He was born into a family of a clerk. Nothing in his child could indicate that he would give 20 years of his short life to serving the theatre. However, in 1910 he saw the show by Anton Chekhov “The Seagull” in The Moscow Art Theatre and it predetermined the course of his fate.
Shchukin graduated from the railway college in the Moscow region town Kashira, then he studied mathematics and biology in Moscow, then he entered a technical university and in 1917 he was drafted to the Austrian-German front. After demobilization he returned to Kashira where he worked as a mechanic in a locomotive depot and as an assistant of a locomotive driver. At the depot there was a drama hobby group where Shchukin played more than 100 roles.
In 1919 Boris was accepted to Evgeny Vakhtangov’s studio and his first big role was the character of a chancellor of the Chinese Emperor, a simple-hearted and good-natured Tartalia in the legendary Evgeny Vakhtangov’s show “Princess Turandot”. Altogether in The Vakhtangov Theatre Shchukin played about 20 roles. The works of Shchukin softly and harmonically combined opposite things: childish naivety and deep wisdom, ancient and contemporary, ridiculous and touching, comical and dramatic.
At that point the theatre was not absolutely free when choosing plays for staging. Being a brilliant comedy actor Shchukin played a great number of the so-called social repertoire. Official ideologists would speak very warmly about the work of Boris Shchukin but he felt cramped in the space of socially positive heroes. The role of Egor Bulychov in the play of the same name written by Maxim Gorky and staged by Boris Zahava, was a special sign in the creative life of Boris Shchukin. The best qualities of the actor were shown in it: temperament, wisdom, humaneness. This work is considered to be a role model, a masterpiece of the art of acting.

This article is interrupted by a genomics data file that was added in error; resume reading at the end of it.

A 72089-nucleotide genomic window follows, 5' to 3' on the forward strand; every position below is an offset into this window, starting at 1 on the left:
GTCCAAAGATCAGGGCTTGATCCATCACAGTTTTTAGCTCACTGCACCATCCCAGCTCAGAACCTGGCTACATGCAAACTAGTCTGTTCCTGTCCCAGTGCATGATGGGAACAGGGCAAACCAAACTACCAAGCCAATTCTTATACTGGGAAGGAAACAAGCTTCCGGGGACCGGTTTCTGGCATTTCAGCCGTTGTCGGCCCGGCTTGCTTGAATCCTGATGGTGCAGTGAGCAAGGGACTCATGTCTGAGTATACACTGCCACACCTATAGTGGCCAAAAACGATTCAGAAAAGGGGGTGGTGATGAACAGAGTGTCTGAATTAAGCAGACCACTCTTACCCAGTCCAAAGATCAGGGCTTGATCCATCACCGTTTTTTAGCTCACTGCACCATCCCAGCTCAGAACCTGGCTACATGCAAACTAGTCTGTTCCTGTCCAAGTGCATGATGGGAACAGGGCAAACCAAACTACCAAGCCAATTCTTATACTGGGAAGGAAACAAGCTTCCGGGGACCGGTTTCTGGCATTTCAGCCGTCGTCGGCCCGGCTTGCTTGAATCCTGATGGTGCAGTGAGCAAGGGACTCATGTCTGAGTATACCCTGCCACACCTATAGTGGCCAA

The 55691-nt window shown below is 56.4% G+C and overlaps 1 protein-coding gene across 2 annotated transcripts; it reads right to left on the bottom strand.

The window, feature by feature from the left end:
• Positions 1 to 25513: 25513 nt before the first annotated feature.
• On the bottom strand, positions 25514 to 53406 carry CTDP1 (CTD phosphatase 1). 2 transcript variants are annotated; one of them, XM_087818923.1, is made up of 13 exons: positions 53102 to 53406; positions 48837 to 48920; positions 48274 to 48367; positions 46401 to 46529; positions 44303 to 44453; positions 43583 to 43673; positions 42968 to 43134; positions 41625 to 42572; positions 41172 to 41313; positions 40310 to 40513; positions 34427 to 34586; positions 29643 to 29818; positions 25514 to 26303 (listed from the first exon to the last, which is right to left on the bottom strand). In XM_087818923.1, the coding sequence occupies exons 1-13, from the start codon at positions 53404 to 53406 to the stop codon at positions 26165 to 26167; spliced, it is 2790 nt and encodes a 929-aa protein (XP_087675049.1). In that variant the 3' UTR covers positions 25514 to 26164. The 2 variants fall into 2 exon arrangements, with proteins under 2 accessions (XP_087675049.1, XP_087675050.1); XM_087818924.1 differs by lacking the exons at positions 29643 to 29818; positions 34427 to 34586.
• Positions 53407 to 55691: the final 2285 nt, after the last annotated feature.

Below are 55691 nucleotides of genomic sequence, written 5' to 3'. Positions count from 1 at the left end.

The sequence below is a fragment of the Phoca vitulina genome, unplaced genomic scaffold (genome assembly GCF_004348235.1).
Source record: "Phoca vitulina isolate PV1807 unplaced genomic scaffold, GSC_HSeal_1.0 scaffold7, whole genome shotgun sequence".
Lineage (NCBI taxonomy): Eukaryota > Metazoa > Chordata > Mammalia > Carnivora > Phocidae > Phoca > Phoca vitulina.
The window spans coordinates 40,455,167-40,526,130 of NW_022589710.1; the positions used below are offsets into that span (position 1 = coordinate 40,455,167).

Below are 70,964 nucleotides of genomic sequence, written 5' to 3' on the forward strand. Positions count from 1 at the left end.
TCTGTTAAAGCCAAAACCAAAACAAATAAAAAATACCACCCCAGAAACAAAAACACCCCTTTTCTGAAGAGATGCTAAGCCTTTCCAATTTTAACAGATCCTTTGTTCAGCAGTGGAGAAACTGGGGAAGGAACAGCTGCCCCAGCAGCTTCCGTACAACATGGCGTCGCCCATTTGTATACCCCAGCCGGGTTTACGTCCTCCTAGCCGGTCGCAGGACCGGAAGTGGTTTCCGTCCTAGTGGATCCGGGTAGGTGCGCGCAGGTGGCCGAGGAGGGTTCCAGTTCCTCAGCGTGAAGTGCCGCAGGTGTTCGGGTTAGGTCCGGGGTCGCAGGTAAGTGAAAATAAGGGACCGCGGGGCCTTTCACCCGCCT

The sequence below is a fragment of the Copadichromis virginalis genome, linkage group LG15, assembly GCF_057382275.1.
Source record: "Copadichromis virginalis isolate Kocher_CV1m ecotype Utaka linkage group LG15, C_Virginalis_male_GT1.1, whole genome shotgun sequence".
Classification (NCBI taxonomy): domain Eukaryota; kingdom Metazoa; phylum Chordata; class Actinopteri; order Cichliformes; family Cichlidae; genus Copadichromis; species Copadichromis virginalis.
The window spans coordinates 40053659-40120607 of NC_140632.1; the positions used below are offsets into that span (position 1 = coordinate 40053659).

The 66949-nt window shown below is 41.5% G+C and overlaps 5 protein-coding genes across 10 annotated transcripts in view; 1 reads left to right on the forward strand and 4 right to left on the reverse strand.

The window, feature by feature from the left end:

In late thirties before the 20th anniversary of October Revolution Soviet theatre was given a task to create a character of its chief: Vladimir Lenin. In the show “A Man With a Rifle” (directed by Ruben Simonov in 1937) and in films “Lenin in October” (1937) and “Lenin in 1918, both films directed by M.Romm) the character of Lenin was played by Boriss Shchukin. Being a son of his time he tried to place an emphasis on Lenin’s greatness and humaneness in order to show the core of the character as the contemporaries imagined it.
Boris Shchukin left this world on October 7, 1939 at the age of 45, the death stopped his work on the characters in shows “The Inspector-General” and “Field-Marshal Kutuzov”.
When it was decided to immortalize the memory of the artist by giving his name to thee theatre school Boris Zahava wrote: “Boris Shchukin embodied in his creative work the principles, requirements and specificity of the Vakhtangov school better, fuller, deeper and more precisely than any other Vakhtangov actor. That’s why there is every reason to say to each alumnus of this school: be like Shchukin and you really will be a Vakhtangov actor…!”